Risks of domestic violence increase during COVID-19 quarantines

 Woman in dark room stands in front of bright window with blinds
 
As a result of COVID-19, most of us are finding ourselves in a new and different space. Home is where we find ourselves. Regardless of how many years you’ve been together or have known those who live in the same space with you, this can be a bit of a challenge, to say the least. 
 
For those living within circumstances of domestic violence, this time of self-quarantine and social distancing is more drastic, difficult and dangerous than can be imagined. 
 
For those who perpetrate domestic violence, it’s all about control. Controlling who the victim can speak with, where they’re permitted to go, how they’ll spend their time and how they’ll get their needs met. The recommendation to self-quarantine greatly increases the level of risk for violence in these households. 
 
For many, unemployment as a result of COVID-19 is exacerbating risk factors of anxiety, which is frequently vented as anger and acting in harmful ways toward others. This expression of frustration and anger is making life so much more difficult for victims of domestic violence. 
 
If there was violence in the home before the emergence of COVID-19, before state-mandated social distancing and before unemployment, the violence will likely accelerate with these added stressors. 
 
Those living with violence in their homes don’t have the usual protective mechanisms of getting out of the house to take the kids to school, to make a run to the grocery store or the pharmacy. 
 
For many victims of domestic violence, their every move is being questioned. Things like: Who are you texting? Why are you talking with them? Can’t you make those kids behave? What’s wrong with you? Which quickly progresses to: You’re stupid. You’re a loser. This meal is terrible. Who taught you to cook? 
 
All too often the violence progresses from verbal and emotional abuse to physical abuse. The risk of violence further increases in the context of substance use. With fewer social outlets available right now, some may find themselves drinking more heavily or using other substances to cope with stress or boredom. This places those who are being abused at even greater risk.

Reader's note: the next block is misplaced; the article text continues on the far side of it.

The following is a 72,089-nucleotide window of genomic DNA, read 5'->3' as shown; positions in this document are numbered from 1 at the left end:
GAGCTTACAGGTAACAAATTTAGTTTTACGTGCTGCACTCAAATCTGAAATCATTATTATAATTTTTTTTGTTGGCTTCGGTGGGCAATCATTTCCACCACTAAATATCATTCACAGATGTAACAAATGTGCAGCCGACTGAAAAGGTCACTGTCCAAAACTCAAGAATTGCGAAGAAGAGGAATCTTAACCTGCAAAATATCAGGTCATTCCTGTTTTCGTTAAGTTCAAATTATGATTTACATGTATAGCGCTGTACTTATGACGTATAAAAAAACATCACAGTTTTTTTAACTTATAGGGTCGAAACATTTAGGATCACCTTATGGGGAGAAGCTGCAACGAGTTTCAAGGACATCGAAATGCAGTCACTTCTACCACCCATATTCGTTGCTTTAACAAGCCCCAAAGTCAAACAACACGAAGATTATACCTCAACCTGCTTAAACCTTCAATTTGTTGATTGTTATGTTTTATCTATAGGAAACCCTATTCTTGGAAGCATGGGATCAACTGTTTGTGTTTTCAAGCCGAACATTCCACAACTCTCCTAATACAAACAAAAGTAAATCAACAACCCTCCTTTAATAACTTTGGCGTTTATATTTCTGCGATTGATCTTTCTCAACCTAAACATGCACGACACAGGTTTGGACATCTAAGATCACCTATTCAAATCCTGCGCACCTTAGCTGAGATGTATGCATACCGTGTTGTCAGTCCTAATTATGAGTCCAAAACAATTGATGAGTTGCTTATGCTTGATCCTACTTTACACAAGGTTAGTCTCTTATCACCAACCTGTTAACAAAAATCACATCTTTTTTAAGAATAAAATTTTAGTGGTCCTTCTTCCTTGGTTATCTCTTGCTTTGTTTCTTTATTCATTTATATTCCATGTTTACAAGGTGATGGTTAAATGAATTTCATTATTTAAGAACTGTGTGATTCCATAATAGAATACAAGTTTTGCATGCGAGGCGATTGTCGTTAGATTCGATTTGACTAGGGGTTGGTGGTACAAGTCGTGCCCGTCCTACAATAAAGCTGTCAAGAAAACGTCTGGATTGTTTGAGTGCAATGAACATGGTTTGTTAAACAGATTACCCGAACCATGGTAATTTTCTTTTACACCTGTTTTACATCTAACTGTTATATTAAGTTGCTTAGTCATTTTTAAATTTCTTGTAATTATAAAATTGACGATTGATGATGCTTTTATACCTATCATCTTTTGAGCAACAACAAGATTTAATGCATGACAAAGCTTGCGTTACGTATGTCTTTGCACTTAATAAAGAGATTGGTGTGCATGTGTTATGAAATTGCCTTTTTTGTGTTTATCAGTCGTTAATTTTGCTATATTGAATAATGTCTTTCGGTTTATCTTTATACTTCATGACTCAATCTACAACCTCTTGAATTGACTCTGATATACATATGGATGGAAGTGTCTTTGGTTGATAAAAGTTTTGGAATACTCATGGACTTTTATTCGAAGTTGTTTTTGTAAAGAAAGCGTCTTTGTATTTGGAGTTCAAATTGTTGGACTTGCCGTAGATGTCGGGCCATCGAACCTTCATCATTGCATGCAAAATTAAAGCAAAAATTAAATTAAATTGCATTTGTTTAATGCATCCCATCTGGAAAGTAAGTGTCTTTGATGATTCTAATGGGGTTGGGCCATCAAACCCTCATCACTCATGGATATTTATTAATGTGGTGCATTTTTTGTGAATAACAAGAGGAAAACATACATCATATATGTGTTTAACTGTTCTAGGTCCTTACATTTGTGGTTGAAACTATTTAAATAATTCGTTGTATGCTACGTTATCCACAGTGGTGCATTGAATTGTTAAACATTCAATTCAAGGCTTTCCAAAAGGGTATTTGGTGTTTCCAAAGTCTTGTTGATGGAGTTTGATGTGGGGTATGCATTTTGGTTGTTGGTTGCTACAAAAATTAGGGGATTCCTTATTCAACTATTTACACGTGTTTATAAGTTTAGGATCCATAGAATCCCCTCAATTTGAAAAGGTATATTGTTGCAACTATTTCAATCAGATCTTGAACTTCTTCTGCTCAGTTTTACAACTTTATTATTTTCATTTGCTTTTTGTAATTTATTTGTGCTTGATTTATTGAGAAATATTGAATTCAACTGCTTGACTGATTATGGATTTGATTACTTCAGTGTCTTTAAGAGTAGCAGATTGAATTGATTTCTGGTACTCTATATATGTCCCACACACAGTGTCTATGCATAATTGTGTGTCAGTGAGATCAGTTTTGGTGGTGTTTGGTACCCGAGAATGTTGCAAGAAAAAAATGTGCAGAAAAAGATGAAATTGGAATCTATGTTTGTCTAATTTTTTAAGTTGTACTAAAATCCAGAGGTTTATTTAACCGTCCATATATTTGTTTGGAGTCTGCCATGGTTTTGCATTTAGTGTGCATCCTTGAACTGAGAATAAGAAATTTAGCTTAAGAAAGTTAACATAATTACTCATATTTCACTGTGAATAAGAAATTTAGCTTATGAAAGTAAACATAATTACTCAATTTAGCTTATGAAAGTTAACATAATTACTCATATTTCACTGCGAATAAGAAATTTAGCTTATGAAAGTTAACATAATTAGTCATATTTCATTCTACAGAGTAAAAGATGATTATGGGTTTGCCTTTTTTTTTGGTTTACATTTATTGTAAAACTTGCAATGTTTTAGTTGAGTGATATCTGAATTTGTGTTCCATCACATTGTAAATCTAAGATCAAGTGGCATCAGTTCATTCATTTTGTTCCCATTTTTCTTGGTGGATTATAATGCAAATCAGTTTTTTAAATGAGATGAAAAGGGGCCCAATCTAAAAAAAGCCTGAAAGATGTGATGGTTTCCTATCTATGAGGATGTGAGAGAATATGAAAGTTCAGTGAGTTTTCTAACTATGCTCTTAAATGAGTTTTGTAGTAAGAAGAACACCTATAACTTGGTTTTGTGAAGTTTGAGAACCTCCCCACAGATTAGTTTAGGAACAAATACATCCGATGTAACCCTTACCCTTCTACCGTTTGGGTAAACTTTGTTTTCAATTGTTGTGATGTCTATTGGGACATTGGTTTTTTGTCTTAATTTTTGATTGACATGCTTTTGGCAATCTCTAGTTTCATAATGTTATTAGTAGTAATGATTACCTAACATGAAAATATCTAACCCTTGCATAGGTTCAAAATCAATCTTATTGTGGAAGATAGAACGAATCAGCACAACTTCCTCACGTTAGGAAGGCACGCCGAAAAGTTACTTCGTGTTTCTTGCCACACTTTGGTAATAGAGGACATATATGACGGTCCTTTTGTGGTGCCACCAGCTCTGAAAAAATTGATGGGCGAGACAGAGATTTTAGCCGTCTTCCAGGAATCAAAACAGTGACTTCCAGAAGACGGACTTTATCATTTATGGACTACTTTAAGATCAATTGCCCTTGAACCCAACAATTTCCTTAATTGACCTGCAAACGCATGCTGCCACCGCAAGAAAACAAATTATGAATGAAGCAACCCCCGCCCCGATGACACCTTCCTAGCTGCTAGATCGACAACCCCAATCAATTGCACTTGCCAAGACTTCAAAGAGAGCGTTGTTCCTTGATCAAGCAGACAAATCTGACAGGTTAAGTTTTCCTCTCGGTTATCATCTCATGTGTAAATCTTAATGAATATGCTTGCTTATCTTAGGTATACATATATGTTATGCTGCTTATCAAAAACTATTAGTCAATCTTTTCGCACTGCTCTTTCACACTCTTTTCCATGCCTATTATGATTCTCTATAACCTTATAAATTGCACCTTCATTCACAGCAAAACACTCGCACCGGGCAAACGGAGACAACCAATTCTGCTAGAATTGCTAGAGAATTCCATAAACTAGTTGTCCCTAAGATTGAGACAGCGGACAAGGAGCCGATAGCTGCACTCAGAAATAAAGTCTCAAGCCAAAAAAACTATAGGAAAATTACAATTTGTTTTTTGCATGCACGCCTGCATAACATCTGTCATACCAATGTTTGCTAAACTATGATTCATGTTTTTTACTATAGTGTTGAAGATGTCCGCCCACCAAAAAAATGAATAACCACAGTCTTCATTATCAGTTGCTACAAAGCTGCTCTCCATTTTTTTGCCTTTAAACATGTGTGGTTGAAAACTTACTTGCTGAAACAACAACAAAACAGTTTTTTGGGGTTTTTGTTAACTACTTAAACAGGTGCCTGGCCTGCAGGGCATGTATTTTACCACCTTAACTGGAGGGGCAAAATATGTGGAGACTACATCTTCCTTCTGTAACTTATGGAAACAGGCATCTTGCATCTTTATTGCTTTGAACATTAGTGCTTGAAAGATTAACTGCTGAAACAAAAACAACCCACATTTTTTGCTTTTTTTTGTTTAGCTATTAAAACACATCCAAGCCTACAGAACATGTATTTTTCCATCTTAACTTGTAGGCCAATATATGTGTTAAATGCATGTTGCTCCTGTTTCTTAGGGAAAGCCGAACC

If you’re experiencing escalating violence, it may be a good thing to:
  • Develop a code word to use with a friend to let them know you need help and you need them to call for assistance. 
  • Have a “to-go” bag for you and your children. 
  • Develop an escape plan. 
  • Share your plan with those you trust and can rely on for assistance. 
 There are several resources for domestic violence in central Ohio: 
  • Choices for Domestic Violence 614-224-4663
  • OSU STAR – Trauma Recovery Center 614-293-STAR (7827)
  • Center for Family Safety and Healing  614-772-8200
  • Lutheran Social Services 24-hour crisis line: 614-224-HOME (4663)
  • Ohio Domestic Violence Network 614-781-9657  
  • BRAVO Buckeye Program Anti-Violence Organization 614-294-7867

One final point is that suicide risk increases exponentially when domestic violence victims are isolated. It’s important to act quickly if the victim voices thoughts of self-harm. 

 
Resources to assist with suicidal ideation: 
  • National Suicide Prevention Lifeline 1-800-273-8255
  • Substance Abuse Mental Health Services Administration (SAMHSA) Disaster Distress Helpline Toll-Free: 1-800-985-5990 (English and español)
  • SMS: Text TalkWithUs to 66746 SMS (español): “Hablanos” al 66746
  • TTY: 1-800-846-8517
  • Website in English: https:// www.disasterdistress.samhsa.gov
  • Website in Spanish: https://www.samhsa.gov/find-help/ disaster-distress-helpline/español
Ken Yeager is director of the Stress, Trauma and Resilience (STAR) Program at The Ohio State University Wexner Medical Center and professor of psychiatry and behavioral health at The Ohio State University College of Medicine.